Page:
Making sure brand strategy makes a difference
Post by David Nichols, Managing Partner and Head of Invention.
Today, more organisations than ever before are busy working on brand strategy; its no longer the domain of only consumer goods companies. If you are considering such a brand strategy exercise, a challenge is to make sure it makes a difference to your business, ultimately helping you "SMS" (sell more stuff). Below I share some idea on how create a strategy with practical value, based on our work on over 150 brand strategy projects across geographies and categories.
Get a Good insight
No matter where it comes from (or what you call it) you need one of these; they "open the door" to your brand strategy. But what is a “good” insight? And where do you look for one?
Our FIRE test helps you get a first feel about how powerful the insight is: it should be FRESH (a new take on the category), INSPIRING (lead to action), RELEVANT (to consumers & your product) and ENDURING (will remain relevant for years). The insight on the Omo/Persil brand that "Dirt is good, part of kids learning, developing and growing" passed the FIRE test, when we helped the team work on the global brand positioning. However, to really know if the insight is powerful you need to develop a proposition and marketing ideas and try that out with your target audience.
And where to find a good insight? They very seldom, if ever, drop out of the conclusions page of a qualitative research debrief. They just don’t. Good insights are “As rare as rocking horse shit,” as David Arkwright, creator of the OMO ‘Dirt is Good’ brand, once said. One way to increase your chances of finding one is to broaden your scope. Look beyond your direct competitors to indirect ones for inspiration. Look back at what made you famous, but also forward at future trends.
“If you don’t make mistakes, how do you know if you’re doing it right?”
When it come to your process, inputs, participants, research techniques, concept format, workshop style, venue etc., teams often rely on tried & trusted approaches, sticking to what they've used before. However, by relying only on ‘approved’ techniques, you reduce your chances of getting fresh ideas and new thinking?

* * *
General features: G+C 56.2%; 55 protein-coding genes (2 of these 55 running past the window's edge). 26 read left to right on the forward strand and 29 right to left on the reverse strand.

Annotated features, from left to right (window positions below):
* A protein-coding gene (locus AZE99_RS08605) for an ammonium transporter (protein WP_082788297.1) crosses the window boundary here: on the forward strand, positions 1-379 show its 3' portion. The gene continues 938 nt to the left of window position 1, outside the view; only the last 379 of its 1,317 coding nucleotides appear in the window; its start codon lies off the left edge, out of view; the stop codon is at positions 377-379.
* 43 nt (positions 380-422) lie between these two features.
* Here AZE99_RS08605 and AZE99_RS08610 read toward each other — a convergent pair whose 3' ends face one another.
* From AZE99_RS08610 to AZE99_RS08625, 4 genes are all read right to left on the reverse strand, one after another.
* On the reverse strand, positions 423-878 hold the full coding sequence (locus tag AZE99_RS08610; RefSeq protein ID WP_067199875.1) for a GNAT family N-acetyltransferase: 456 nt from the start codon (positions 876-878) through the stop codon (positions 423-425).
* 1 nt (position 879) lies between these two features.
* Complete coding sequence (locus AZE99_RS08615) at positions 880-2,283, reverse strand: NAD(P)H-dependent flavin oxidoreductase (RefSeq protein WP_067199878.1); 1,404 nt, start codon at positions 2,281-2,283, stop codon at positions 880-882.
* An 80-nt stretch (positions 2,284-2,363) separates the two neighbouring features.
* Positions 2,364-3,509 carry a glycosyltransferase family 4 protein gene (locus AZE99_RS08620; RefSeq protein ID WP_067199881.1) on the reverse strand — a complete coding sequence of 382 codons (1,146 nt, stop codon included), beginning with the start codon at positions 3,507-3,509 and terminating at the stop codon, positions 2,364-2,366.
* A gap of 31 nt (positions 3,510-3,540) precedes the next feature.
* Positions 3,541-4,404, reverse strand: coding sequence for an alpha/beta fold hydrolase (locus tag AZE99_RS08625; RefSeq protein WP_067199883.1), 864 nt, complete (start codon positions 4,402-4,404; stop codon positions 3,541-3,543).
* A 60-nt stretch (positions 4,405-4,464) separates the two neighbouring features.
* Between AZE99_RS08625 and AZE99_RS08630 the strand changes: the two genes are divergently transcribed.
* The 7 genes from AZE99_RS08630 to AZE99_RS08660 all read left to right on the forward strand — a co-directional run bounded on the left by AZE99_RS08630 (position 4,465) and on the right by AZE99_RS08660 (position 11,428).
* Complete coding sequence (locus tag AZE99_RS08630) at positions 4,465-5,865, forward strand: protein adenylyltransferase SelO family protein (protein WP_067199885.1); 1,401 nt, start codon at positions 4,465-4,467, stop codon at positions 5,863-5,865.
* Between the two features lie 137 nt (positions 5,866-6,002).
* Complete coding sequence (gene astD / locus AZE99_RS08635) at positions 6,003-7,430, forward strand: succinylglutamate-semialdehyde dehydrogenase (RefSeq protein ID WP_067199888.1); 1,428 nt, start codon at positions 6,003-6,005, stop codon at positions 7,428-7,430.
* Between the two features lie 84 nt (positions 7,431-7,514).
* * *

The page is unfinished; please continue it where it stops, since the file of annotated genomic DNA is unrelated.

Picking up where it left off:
My best strategy results have come when clients have been prepared to try out something new – just to see what happens. This has often been the source of those precious ‘ah-ha’ moments when a new direction suddenly opens up. They didn’t gamble on an entirely experimental process. Rather, they agreed to build some ‘room to fail’ into the process. That’s what got the sparks flying.
Examples of ‘room to fail’ techniques we have used successfully include:
- Asking film students to write stories about engine oil
- Getting a musician to ‘play’ the future of a brand
- Asking a Hollywood screenwriter to write your brand’s story
- Getting documentary makers to film single mums lives
Believe in Better
It seems rather obvious, but you have to truly believe that the new strategy will make a difference to the business. If your brand is tanking down by 10% a year, then you may be sure you need a new strategy. However, when you are growing +5%, it can be a challenge for many in the business to believe a new strategy is needed. A warning sign when I interviewing stakeholders is getting the impression that the brand positioning process is just a ‘tick box’ exercise; something that ‘needs to be done’ but with no genuine expectation of significant business uplift on the other side. This risks what we call "strategy tourism": a theoretical exercise that wastes both time and money. To avoid this trap, "start with the end in mind", by clearly highlighting how you think a new strategy can help you SMS (e.g. by driving penetration, increasing appeal in new markets)
Your brand strategy should help you SMS. To make sure it does, then these three might help you:
- Get a good insight
- Make room to fail
- Believe in better